An organisation that caters for the needs of smallholder farmers will in the next few months introduce a warehouse receipting system through which farmers deposit produce and use a receipt to obtain financing from banks.
The Farmers’ Association of Community Self-Help Investment Groups (Fachig) is pioneering the system to alleviate the plight of smallholder farmers.
Fachig director Thomas Mupetesi said the warehousing receipting system would start in April or May this year.
“Farmers will deposit their products into a warehouse. This will help in that the goods that will be in the warehouse have a value which can be used to secure loans from the bank. Fachig will then go to the bank to borrow against this inventory stock and get loans that will assist farmers,” he said.
Mupetesi said the idea of the warehouse would help the farmers in that they would be able to sell their produce at better prices later on in the year after harvest.
Mupetesi said 30% of agricultural produce was lost during post-harvest handling process which can be reduced if the warehousing receipting system is used.
“We will start with 86 tonnes of maize and the seed capital for the maize will be $24 000.The warehousing receipting system will be handled by our co-operative unit. Funds that we are using were acquired from donors and some of our services,” he said.
Mupetesi said the idea of the warehouse was still within the organisation’s scope as it is allowed by law to provide microfinance services.
“We are completing one of our warehouses in Muzarabani and in other areas there are some warehouses already that can be used,” he said.
He said $33 750 would be used for the rehabilitation of warehouses countrywide.
Farmers were producing surplus, but they did not have the markets to sell their produce.
“There are layers of costs that smallholder farmers have to carry if they want to sell livestock, for instance, Zimbabwe Republic Police clearance, veterinary services costs, transport costs, Environmental Management Agency waste disposal fees,” he said.
Mupetesi said farmers were being shortchanged by middle men who came to buy cattle as the market is limited.
“There is need to look at other avenues to market cattle as farmers,” he said. Mupetesi said the prices of cattle depend with the size of the beast and they vary from animal to animal.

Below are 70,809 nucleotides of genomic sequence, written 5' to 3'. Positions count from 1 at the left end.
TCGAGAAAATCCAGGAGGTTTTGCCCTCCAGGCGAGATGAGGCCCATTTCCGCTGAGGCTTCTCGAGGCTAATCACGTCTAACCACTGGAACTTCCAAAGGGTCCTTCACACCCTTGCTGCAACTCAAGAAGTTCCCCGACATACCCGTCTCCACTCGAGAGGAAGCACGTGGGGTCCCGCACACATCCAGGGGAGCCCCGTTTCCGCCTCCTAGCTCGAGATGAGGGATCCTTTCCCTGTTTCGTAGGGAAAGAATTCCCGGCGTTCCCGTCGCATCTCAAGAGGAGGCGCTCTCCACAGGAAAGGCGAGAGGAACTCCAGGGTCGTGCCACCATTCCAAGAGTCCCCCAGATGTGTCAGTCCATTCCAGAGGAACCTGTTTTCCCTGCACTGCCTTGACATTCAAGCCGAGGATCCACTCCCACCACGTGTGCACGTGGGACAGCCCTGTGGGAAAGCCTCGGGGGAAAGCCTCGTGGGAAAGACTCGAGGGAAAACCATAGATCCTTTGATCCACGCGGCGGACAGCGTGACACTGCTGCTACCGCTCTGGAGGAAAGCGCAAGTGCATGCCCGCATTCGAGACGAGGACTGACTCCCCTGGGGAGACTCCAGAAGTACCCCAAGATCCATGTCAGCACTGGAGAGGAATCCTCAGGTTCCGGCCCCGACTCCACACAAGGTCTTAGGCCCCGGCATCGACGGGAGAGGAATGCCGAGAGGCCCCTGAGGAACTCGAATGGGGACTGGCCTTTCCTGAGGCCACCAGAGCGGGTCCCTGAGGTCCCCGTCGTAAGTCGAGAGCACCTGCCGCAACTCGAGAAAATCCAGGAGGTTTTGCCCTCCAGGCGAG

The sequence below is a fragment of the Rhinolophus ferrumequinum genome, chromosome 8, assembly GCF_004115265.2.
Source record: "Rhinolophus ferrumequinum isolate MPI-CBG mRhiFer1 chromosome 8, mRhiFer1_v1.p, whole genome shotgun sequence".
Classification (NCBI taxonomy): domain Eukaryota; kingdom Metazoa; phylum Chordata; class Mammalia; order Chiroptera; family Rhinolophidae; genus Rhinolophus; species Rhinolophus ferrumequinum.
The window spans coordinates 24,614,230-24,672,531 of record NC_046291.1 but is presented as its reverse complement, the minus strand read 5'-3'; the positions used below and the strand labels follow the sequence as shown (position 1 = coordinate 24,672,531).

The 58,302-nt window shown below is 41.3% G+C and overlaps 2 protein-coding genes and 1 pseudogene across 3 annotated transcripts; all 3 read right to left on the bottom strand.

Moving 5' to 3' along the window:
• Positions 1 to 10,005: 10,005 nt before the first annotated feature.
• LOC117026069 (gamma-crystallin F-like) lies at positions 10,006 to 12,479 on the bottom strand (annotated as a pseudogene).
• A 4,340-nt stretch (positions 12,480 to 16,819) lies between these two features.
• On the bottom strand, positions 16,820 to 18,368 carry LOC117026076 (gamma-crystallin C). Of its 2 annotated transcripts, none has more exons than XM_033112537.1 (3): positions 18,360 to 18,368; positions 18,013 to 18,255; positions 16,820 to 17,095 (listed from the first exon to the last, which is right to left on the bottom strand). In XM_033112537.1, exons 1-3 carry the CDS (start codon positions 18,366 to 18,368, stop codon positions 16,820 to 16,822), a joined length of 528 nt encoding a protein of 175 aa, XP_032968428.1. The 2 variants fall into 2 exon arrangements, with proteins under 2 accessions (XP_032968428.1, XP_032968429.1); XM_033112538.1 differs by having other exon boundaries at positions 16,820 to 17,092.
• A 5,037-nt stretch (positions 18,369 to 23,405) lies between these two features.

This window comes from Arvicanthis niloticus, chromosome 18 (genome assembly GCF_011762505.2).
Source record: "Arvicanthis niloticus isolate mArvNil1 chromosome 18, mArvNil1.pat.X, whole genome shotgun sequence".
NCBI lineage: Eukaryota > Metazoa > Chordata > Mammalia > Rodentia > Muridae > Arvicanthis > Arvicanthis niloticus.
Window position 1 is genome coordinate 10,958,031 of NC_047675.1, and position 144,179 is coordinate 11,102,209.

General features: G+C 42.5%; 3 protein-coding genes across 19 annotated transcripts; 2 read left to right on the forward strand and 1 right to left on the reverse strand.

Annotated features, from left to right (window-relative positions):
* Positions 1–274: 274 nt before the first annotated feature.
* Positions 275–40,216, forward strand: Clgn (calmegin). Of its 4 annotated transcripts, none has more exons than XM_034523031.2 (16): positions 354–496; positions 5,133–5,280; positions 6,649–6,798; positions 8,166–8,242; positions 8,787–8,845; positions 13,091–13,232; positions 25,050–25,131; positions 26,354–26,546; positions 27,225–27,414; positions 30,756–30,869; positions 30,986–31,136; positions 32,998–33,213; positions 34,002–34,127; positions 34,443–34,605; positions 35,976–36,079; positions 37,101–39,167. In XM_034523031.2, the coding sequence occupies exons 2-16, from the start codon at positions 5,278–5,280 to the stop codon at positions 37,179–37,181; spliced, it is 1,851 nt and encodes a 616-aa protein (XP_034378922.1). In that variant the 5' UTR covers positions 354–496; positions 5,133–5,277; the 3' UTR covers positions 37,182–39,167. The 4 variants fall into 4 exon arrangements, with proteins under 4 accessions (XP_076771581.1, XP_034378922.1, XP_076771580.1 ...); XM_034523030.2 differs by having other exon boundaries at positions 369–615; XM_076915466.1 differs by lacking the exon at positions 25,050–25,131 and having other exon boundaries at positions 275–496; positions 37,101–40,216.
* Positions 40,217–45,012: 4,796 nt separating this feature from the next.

He said Fachig has worked with the rural district councils so that they revive the auction markets for cattle.
Mupetesi said Fachig helped the rural local authorities revive the existing auction facilities so that farmers could use them.
He added that when the beasts are not of the right sizes the farmers can keep them in a pen and feed them for some time before reselling.
“We have realised more sales, and better prices would be realised as farmers would be selling at bigger markets. This also pushes out middlemen.”
Mupetesi said market forces of supply and demand determine cattle prices.
He said major players for the cattle business were based mainly in Harare and were reluctant to go to the farms, preferring to use the middlemen.
“We should have many market options, abattoirs and big companies should come and buy the cattle from the farmers. This will create better incomes for the farmers.”
Mupetesi said the Zimbabwe Agricultural Competitive Programme (ZIMACP) has capacitated farmers in various ways including the idea of coming up with a warehousing system. The programme came in and introduced capacity building issues of advocacy and training in different aspects of farming.
Fachig supports smallholder farmers in Mt Darwin, Muzarabani, Guruve and Bindura. Mupetesi said the organisation was formed in 1999 with the support of the government of Denmark. However, the government of Denmark pulled out of Fachig in 2002.
Mupetesi said 73% of farmers in Fachig were women. Government last year said the smallholder farmer in Zimbabwe contributed 80% to the country’s maize production for the 2013/2014 season.
Government has been urged to put in place legislation which boosts agricultural production and financing.